There’s a really common idea that goes around that states that the first year of your marriage is the most difficult. You’ll fight a lot, says everyone. Expect to have lots of blow outs, others say. I… disagree. My husband and I really don’t fight at all, and I don’t say this in some sort of my marriage is better than your marriage, smug tone. It’s just a fact: we don’t really fight at all. We never really did, but from everything I’d heard, we were going to. And we haven’t. 

The first three months have gone by very, very peacefully! Not very easily, but none of that has been down to our relationship or how well we get on. The weird thing is, not fighting, can almost give you a bit of complex. Theres a funny part of my brain that goes, well if everyone else argues should we be arguing? Is there something wrong if we never argue? 

I am aware of course after writing that down, how silly and somewhat crazy that sounds. But the idea does pop up. What a relationship in its early stages of marriage should look like is so generalized and drilled into our psyche that anything different, even if that different is better, can make you feel insecure. Ridiculous isn’t it? The mind works in funny ways.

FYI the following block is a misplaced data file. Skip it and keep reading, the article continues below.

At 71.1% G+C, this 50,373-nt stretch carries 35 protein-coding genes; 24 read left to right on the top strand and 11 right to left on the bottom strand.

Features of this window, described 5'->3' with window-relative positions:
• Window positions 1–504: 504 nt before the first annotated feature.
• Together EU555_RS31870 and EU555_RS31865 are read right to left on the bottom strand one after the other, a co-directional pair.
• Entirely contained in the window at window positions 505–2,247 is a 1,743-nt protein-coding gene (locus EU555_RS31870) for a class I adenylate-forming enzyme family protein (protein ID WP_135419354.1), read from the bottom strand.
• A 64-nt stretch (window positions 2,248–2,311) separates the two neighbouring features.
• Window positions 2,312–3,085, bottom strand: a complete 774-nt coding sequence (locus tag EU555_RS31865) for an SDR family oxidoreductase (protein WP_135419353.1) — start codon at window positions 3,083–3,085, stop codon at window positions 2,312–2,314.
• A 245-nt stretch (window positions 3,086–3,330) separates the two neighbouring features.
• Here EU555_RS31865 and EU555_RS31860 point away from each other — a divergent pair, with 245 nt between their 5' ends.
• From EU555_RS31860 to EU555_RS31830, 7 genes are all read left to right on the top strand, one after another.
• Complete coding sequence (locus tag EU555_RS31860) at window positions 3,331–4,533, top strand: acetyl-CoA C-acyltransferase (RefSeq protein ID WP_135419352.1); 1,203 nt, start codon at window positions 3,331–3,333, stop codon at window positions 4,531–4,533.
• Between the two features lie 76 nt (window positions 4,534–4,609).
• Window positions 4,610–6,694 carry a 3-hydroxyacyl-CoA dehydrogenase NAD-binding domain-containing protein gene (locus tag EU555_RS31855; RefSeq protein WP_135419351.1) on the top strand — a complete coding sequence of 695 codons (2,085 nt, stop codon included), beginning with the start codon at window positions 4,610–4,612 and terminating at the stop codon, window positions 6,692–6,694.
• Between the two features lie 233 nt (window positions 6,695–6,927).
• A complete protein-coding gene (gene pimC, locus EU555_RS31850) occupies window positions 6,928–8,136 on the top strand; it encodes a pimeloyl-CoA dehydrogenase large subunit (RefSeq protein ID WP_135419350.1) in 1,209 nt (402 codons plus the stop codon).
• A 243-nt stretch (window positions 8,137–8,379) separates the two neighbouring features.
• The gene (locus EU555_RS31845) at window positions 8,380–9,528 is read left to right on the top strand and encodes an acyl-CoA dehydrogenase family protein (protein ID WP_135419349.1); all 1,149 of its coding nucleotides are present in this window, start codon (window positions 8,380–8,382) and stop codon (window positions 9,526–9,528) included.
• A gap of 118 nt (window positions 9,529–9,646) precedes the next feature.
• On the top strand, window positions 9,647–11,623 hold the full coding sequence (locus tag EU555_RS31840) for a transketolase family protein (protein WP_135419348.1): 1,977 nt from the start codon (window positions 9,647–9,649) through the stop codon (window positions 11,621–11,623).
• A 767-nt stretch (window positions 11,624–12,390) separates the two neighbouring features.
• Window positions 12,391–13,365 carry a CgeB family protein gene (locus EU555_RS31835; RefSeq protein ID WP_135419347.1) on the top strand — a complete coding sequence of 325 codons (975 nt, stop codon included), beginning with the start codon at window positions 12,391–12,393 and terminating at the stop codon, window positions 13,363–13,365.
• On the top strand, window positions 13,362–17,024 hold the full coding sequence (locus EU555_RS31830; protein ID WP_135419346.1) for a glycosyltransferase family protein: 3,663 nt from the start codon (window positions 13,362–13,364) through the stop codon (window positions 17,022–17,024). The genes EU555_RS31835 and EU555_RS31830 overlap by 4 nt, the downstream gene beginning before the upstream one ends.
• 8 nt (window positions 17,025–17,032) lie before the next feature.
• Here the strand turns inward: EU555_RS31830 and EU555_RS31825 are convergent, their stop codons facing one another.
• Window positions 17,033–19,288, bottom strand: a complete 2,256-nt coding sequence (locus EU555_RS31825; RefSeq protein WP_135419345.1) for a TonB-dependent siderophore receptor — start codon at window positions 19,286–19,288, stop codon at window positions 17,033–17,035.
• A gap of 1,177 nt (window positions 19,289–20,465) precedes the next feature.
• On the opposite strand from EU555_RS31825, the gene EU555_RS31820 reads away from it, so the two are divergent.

I keep trying to remind myself of how absolutely silly that is and instead celebrate the fact that we get along so well! But I think it takes time to forget the things that pop culture has literally imprinted on your mind, and so the thought does pop up occasionally. And then I swiftly give it a knock round the head and its gone and I’m back in the bliss of a new marriage without fights. 

Another fun cliche is that the first year of marriage is the honeymoon phase. That the whole year just stretches out as one long extension of those first three or four days after your wedding. 


I disagree! If you know your other half well, and one would hope that you do if you’re getting married, its totally unnatural and an awful lot of pressure frankly, to imagine that the first twelve months or more, are going to pass with the heightened excitement and the feeling of freshness, that permeates your honeymoon. My husband and I didn’t live together before marrying but many, many couples now do. 

So what’s that all about? Are you meant to suddenly erase all memory of your relationship and pretend that you barely know each other? Is everything meant to feel brand new when its not brand new? The idea is a little absurd. I’m actually glad that it doesn’t feel like the honeymoon phase. Because I’d like to think this is how we’ll always be, and I think it is! Because we’re normal people, acting like we always have, like we always will, and there’s no honeymoon about it.